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Clariant Cellulosic Ethanol Donation Lets 1,000 Malagasy Families Cook Safer and Cleaner

Clariant, a world leader in specialty chemicals and one of the leading providers globally of cellulosic ethanol production technology, and Project Gaia, a non-profit promoting the use of alcohol fuels (ethanol and methanol) for household energy, announced a new collaboration today. The collaboration will facilitate a donation of approximately 24m3 of cellulosic ethanol from Clariant’s pre-commercial sunliquid® plant in Straubing, Germany to a commercial ethanol cooking program in Madagascar, run by Project Gaia’s partner, Clean Cooking Madagascar (CCM). The donation will provide a month’s worth of cooking fuel for 1,000 Malagasy families. The Clariant cellulosic ethanol is made from agricultural residues, resulting in greenhouse gas savings of about 95% without competing with food and feed production or for arable land.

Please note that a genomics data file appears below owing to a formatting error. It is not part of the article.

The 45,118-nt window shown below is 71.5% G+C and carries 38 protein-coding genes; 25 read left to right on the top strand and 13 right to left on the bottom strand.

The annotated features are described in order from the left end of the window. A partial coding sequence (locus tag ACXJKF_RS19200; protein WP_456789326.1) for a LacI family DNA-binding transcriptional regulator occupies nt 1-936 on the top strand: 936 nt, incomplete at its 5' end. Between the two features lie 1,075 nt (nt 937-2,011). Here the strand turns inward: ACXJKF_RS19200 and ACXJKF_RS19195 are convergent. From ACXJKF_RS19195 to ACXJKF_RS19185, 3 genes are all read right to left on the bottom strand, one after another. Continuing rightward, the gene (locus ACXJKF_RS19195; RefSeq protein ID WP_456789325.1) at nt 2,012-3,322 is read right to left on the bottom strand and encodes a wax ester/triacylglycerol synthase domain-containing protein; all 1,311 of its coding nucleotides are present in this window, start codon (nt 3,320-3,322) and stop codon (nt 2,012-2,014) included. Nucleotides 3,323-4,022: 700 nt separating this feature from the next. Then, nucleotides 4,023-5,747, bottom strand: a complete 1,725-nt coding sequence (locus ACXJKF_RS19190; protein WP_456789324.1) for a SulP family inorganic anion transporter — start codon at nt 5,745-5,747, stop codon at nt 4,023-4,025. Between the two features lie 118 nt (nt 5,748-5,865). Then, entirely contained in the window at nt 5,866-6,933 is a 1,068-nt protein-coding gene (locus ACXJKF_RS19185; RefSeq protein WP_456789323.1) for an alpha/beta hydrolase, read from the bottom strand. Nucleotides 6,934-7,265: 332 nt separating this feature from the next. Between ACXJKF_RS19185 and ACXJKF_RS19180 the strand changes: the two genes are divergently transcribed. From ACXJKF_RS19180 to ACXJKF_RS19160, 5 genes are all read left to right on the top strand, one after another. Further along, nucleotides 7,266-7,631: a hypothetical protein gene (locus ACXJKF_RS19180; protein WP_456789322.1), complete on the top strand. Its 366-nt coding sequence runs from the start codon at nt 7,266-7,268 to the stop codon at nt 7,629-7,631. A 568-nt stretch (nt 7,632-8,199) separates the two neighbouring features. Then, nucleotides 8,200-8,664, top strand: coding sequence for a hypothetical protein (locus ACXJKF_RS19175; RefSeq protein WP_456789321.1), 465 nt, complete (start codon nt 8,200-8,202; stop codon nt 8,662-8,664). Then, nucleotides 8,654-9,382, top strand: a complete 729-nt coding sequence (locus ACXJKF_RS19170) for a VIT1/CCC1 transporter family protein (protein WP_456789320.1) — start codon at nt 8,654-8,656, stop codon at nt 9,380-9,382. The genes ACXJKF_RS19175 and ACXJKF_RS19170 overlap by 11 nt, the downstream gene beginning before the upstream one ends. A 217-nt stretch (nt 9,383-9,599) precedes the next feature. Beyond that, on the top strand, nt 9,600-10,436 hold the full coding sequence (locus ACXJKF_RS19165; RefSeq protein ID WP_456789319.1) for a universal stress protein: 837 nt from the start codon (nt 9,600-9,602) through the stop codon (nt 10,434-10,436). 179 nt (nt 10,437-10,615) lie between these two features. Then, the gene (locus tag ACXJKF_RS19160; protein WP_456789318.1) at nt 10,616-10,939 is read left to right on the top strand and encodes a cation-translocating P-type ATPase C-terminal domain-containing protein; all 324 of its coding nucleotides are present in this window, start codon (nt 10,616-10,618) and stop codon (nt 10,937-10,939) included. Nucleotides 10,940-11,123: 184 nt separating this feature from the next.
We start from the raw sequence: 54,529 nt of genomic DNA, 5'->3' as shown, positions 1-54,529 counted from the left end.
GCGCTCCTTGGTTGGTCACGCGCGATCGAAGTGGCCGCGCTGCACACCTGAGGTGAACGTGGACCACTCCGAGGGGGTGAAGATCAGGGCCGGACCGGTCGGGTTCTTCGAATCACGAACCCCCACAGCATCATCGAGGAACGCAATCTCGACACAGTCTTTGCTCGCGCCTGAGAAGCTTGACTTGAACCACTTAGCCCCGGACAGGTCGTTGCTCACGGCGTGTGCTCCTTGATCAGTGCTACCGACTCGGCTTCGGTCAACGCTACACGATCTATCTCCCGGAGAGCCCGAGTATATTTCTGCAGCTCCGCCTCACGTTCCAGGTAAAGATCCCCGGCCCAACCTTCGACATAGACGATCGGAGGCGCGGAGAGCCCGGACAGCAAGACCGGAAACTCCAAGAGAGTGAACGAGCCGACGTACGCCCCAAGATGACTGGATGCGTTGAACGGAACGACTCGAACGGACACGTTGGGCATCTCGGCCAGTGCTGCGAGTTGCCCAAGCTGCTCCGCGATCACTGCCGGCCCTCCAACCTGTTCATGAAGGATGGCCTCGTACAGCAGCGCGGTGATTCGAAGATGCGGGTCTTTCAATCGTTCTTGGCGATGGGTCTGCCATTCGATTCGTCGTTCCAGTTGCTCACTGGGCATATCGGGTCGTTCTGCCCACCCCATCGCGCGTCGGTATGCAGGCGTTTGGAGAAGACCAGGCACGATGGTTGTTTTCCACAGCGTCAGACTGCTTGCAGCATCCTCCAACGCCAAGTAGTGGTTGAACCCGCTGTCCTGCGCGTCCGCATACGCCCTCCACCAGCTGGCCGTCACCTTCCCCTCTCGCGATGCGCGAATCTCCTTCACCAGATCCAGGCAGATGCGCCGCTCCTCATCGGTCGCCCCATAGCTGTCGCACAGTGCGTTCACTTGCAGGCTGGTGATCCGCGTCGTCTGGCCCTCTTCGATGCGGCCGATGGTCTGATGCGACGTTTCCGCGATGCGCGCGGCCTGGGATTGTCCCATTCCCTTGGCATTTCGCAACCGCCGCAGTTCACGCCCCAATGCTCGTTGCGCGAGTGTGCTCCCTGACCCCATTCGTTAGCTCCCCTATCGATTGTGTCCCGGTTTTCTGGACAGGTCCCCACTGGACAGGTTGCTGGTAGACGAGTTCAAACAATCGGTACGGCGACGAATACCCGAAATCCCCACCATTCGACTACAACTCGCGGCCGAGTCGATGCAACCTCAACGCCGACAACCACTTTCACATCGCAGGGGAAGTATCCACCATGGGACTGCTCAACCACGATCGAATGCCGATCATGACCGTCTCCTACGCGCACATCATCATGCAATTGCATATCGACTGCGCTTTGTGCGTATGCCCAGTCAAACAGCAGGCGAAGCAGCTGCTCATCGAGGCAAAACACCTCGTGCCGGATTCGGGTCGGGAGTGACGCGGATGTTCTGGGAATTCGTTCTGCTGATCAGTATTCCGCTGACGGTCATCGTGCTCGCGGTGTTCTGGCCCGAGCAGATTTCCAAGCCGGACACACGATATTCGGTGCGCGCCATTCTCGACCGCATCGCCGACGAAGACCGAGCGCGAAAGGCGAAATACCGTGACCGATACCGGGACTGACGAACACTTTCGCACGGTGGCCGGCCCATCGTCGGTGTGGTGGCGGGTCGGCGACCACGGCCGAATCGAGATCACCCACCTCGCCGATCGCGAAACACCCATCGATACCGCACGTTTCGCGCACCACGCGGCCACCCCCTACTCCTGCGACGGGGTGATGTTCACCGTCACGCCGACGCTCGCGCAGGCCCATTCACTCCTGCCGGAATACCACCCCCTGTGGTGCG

Madagascar is one of the most bio diverse countries in the world; however, it also has high rates of deforestation. Land clearance, slash and burn agriculture, wildfires, and over-harvesting of wood for charcoal and fuelwood are all to blame. While forest reserves are on the decline, the demand for fuelwood and charcoal is rising dramatically. Madagascar’s population has tripled since 1950, and fuel alternatives are scarce. Low and middle income households rely on firewood, while urban households almost exclusively use charcoal for cooking. Nearly 12,000 deaths per year in Madagascar are attributed to diseases caused by kitchen smoke. Of these deaths, 10,000 are children under 5 years of age.

Ethanol cooking stoves offer a clean and sustainable alternative for household cooking. In response to this, a Norwegian carbon finance company, Green Development AS, through its local implementing entity CCM, developed the Madagascar Ethanol Stove Program to promote ethanol cooking in Madagascar, aiming to deliver 100,000 ethanol stoves in five years’ time. The program also encourages the development of local ethanol supply chains through the establishment of small or micro distilleries.

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